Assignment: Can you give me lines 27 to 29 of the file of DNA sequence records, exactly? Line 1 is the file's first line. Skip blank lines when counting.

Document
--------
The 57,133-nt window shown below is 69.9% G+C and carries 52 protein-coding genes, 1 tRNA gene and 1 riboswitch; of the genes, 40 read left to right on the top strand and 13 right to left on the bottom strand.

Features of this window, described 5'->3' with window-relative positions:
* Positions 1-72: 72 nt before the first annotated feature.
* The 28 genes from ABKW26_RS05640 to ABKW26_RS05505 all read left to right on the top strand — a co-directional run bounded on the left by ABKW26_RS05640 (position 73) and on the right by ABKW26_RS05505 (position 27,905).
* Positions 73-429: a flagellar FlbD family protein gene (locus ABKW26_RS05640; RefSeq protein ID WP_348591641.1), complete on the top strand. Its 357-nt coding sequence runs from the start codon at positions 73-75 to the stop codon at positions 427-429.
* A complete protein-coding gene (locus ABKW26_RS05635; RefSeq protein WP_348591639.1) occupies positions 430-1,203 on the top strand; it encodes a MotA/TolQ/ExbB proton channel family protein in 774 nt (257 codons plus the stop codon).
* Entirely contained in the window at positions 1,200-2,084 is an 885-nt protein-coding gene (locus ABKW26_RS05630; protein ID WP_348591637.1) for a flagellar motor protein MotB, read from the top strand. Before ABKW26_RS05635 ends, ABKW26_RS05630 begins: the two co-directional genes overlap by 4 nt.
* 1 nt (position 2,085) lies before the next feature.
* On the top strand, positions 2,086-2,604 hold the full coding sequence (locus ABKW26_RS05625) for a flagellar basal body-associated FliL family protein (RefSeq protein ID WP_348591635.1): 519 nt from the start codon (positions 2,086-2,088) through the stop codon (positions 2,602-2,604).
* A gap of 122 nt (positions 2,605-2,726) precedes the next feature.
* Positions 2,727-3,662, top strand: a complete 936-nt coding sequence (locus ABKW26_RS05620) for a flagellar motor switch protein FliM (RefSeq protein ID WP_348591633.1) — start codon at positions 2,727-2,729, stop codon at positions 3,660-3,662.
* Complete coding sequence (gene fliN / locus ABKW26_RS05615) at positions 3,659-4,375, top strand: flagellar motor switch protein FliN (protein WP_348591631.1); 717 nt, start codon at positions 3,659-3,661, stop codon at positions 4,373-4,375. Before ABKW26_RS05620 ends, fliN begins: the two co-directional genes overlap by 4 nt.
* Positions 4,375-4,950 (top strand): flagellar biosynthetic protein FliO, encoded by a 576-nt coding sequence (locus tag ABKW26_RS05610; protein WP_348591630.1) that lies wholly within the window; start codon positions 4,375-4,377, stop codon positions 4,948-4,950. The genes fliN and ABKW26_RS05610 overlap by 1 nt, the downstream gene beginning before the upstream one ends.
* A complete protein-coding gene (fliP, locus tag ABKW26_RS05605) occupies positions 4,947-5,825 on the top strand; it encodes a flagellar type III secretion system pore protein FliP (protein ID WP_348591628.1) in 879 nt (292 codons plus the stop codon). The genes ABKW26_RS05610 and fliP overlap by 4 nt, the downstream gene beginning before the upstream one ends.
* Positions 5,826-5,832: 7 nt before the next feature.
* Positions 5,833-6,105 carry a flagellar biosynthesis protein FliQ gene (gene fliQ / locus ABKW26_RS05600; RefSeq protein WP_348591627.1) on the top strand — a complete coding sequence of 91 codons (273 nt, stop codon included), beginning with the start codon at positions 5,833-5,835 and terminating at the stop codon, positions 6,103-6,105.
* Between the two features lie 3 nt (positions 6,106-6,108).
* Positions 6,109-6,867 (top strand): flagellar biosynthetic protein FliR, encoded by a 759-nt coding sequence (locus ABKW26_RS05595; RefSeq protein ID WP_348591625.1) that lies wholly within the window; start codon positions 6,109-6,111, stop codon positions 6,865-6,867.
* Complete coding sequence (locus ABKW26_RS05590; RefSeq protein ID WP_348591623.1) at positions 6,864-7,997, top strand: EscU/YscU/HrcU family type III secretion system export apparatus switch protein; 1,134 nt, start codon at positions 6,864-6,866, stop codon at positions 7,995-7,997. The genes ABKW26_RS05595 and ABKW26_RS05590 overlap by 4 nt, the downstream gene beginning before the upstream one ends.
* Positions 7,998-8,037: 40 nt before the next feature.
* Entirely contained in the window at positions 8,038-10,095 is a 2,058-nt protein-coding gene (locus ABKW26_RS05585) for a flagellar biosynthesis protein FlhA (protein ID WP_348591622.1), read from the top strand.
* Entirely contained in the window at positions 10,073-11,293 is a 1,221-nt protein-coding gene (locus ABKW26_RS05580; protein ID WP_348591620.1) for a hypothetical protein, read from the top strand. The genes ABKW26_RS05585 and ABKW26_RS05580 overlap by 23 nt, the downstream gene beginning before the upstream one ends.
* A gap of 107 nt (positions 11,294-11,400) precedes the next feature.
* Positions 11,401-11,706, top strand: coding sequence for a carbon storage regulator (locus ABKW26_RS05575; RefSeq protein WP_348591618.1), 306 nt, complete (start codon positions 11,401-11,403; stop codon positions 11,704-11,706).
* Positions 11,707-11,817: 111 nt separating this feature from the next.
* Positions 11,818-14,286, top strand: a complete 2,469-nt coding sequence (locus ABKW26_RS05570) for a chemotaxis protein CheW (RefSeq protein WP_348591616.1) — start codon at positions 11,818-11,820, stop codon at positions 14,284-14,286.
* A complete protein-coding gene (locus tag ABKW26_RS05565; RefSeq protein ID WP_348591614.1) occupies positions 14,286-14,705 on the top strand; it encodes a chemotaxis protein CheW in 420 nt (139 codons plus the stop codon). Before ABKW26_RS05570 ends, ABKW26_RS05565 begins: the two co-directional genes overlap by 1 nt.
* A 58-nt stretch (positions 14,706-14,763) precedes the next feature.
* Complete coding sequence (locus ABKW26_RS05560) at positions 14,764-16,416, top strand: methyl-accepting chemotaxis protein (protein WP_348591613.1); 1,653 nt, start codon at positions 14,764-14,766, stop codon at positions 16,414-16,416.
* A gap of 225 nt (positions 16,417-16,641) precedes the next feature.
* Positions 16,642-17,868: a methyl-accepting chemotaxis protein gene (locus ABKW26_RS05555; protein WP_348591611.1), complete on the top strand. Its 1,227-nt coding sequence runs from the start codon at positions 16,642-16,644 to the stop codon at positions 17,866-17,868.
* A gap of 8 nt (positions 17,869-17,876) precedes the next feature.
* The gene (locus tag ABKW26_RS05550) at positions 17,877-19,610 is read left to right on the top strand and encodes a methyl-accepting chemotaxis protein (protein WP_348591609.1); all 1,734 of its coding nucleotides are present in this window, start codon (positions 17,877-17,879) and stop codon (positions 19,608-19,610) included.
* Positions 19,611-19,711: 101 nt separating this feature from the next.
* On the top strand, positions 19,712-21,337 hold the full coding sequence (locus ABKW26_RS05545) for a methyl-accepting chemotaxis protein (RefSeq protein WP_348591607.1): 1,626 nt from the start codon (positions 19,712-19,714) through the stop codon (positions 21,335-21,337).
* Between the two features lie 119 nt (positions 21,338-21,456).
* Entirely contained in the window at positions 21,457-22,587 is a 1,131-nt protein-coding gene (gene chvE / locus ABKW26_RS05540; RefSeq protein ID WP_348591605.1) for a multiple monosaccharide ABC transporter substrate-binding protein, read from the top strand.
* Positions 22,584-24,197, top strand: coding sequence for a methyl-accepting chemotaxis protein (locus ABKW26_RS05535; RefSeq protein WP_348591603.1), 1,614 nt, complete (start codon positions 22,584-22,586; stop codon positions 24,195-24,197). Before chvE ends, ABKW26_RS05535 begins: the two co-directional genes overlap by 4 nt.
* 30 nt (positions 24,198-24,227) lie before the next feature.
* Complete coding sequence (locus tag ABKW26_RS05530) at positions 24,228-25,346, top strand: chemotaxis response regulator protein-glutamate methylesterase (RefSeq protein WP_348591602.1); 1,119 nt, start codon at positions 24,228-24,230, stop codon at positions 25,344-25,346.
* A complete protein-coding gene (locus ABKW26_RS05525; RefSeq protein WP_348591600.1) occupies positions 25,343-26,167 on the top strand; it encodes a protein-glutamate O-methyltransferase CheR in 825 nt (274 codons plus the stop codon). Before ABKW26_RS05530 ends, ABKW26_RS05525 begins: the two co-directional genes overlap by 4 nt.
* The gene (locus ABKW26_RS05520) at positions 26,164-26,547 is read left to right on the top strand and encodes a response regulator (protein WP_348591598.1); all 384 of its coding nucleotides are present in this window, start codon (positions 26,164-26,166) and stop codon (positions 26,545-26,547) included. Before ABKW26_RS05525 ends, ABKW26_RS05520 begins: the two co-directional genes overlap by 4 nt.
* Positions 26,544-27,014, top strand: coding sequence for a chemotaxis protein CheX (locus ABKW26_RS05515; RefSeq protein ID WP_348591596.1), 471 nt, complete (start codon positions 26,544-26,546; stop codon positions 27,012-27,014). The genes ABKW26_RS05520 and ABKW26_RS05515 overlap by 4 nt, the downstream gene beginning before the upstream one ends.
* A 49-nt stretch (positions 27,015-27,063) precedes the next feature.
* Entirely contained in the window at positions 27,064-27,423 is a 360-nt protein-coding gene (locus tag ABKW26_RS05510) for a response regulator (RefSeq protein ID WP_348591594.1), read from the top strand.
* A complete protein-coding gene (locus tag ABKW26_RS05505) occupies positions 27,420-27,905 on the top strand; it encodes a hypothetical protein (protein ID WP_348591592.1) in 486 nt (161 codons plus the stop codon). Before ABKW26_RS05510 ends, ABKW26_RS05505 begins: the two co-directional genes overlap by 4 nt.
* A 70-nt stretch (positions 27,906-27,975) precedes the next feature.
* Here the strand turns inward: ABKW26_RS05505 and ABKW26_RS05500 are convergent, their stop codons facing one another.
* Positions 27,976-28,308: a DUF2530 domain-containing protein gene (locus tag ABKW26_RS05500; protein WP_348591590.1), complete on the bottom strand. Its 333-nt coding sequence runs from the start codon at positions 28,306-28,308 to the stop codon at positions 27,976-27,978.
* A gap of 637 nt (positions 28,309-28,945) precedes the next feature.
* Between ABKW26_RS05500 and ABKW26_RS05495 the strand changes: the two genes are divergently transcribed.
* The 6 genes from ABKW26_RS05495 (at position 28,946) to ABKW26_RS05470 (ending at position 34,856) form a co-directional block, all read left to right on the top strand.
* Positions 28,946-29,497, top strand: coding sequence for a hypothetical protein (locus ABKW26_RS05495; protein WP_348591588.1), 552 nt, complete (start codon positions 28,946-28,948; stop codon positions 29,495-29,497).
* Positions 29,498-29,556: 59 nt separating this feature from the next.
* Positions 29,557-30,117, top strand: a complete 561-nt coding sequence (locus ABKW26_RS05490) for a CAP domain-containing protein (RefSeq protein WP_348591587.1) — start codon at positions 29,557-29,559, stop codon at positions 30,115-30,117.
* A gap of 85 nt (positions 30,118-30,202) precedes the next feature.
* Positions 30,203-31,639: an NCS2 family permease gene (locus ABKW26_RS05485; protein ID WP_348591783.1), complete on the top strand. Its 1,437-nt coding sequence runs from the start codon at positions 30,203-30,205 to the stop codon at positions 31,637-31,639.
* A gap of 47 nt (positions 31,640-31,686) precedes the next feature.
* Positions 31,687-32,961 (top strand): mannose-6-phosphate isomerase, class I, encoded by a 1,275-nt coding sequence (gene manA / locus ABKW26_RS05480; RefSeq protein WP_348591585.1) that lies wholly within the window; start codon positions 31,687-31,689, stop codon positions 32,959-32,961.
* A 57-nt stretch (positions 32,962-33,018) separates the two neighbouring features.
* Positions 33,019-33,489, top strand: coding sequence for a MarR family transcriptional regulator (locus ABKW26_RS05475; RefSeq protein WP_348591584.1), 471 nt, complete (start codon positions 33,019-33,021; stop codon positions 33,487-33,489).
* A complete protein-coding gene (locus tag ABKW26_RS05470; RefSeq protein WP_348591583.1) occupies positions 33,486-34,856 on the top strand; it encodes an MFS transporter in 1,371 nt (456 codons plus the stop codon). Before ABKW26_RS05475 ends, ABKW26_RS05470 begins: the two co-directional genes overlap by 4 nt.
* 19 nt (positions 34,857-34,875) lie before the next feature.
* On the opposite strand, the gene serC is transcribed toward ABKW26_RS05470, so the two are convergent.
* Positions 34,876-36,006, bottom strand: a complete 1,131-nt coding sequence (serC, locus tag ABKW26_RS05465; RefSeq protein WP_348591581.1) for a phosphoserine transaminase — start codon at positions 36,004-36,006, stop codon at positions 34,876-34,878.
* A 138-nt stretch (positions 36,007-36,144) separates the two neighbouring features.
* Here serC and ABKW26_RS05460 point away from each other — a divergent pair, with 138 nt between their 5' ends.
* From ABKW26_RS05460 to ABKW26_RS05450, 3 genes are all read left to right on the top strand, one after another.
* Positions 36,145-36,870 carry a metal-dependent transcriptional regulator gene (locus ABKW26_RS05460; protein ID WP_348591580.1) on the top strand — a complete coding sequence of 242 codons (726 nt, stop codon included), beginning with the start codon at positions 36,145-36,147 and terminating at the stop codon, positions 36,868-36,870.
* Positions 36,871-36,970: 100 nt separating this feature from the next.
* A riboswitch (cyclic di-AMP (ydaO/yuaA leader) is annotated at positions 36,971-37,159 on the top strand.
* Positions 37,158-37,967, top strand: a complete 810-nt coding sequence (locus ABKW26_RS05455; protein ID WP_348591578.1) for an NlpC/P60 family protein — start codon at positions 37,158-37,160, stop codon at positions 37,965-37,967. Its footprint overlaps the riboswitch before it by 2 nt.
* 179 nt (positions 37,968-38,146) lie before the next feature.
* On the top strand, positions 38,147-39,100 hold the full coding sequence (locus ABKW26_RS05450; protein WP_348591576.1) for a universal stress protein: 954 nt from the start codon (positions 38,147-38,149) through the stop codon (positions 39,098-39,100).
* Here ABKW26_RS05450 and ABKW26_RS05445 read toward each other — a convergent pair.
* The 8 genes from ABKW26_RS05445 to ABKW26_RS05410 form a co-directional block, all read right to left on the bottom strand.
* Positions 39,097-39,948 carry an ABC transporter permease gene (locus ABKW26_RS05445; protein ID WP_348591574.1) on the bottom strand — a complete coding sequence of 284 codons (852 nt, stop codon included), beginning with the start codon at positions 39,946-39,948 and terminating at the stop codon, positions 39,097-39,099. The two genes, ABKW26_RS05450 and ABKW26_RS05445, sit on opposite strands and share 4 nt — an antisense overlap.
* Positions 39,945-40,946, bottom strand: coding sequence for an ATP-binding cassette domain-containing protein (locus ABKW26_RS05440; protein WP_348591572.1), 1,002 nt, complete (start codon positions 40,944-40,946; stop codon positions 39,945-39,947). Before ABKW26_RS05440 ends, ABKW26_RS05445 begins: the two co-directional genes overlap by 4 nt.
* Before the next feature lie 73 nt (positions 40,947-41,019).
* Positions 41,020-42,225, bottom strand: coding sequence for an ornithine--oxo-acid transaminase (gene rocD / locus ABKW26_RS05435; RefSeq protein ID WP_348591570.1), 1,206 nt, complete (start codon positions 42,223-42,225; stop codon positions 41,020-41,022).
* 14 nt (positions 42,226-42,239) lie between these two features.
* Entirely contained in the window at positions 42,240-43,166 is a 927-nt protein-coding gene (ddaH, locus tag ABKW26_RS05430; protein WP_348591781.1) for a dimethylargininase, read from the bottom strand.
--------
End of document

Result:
* A complete protein-coding gene (locus tag ABKW26_RS05565; RefSeq protein ID WP_348591614.1) occupies positions 14,286-14,705 on the top strand; it encodes a chemotaxis protein CheW in 420 nt (139 codons plus the stop codon). Before ABKW26_RS05570 ends, ABKW26_RS05565 begins: the two co-directional genes overlap by 1 nt.
* A 58-nt stretch (positions 14,706-14,763) precedes the next feature.
* Complete coding sequence (locus ABKW26_RS05560) at positions 14,764-16,416, top strand: methyl-accepting chemotaxis protein (protein WP_348591613.1); 1,653 nt, start codon at positions 14,764-14,766, stop codon at positions 16,414-16,416.